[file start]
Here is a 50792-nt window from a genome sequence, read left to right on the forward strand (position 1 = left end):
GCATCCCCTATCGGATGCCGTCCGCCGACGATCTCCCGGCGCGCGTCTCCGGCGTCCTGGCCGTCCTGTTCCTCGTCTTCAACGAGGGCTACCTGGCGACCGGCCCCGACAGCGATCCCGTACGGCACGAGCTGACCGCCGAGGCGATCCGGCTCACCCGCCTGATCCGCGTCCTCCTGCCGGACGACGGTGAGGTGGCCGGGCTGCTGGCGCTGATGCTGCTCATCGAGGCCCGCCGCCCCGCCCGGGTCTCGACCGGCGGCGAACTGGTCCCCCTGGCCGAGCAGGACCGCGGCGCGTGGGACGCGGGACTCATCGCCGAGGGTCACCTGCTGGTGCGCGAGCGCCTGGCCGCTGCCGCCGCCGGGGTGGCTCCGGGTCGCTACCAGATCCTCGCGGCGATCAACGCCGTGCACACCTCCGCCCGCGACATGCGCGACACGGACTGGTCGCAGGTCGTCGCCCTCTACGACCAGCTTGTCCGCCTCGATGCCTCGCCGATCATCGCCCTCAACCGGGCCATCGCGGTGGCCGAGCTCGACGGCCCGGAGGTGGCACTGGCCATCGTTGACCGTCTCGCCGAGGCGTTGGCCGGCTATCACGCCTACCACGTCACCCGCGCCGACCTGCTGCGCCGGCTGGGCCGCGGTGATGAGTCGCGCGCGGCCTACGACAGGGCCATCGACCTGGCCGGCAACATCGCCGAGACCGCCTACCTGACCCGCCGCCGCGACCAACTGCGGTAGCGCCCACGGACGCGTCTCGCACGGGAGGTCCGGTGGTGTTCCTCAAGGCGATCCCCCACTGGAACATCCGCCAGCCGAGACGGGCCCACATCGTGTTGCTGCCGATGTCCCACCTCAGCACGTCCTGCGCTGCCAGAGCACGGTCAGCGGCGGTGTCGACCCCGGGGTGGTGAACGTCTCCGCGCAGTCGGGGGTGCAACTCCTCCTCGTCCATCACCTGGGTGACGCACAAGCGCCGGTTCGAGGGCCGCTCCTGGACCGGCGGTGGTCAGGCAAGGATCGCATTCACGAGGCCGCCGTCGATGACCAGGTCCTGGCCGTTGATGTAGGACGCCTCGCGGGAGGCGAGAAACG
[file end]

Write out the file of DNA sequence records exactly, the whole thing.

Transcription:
Here is a 50792-nt window from a genome sequence, read left to right on the forward strand (position 1 = left end):
GCATCCCCTATCGGATGCCGTCCGCCGACGATCTCCCGGCGCGCGTCTCCGGCGTCCTGGCCGTCCTGTTCCTCGTCTTCAACGAGGGCTACCTGGCGACCGGCCCCGACAGCGATCCCGTACGGCACGAGCTGACCGCCGAGGCGATCCGGCTCACCCGCCTGATCCGCGTCCTCCTGCCGGACGACGGTGAGGTGGCCGGGCTGCTGGCGCTGATGCTGCTCATCGAGGCCCGCCGCCCCGCCCGGGTCTCGACCGGCGGCGAACTGGTCCCCCTGGCCGAGCAGGACCGCGGCGCGTGGGACGCGGGACTCATCGCCGAGGGTCACCTGCTGGTGCGCGAGCGCCTGGCCGCTGCCGCCGCCGGGGTGGCTCCGGGTCGCTACCAGATCCTCGCGGCGATCAACGCCGTGCACACCTCCGCCCGCGACATGCGCGACACGGACTGGTCGCAGGTCGTCGCCCTCTACGACCAGCTTGTCCGCCTCGATGCCTCGCCGATCATCGCCCTCAACCGGGCCATCGCGGTGGCCGAGCTCGACGGCCCGGAGGTGGCACTGGCCATCGTTGACCGTCTCGCCGAGGCGTTGGCCGGCTATCACGCCTACCACGTCACCCGCGCCGACCTGCTGCGCCGGCTGGGCCGCGGTGATGAGTCGCGCGCGGCCTACGACAGGGCCATCGACCTGGCCGGCAACATCGCCGAGACCGCCTACCTGACCCGCCGCCGCGACCAACTGCGGTAGCGCCCACGGACGCGTCTCGCACGGGAGGTCCGGTGGTGTTCCTCAAGGCGATCCCCCACTGGAACATCCGCCAGCCGAGACGGGCCCACATCGTGTTGCTGCCGATGTCCCACCTCAGCACGTCCTGCGCTGCCAGAGCACGGTCAGCGGCGGTGTCGACCCCGGGGTGGTGAACGTCTCCGCGCAGTCGGGGGTGCAACTCCTCCTCGTCCATCACCTGGGTGACGCACAAGCGCCGGTTCGAGGGCCGCTCCTGGACCGGCGGTGGTCAGGCAAGGATCGCATTCACGAGGCCGCCGTCGATGACCAGGTCCTGGCCGTTGATGTAGGACGCCTCGCGGGAGGCGAGAAACG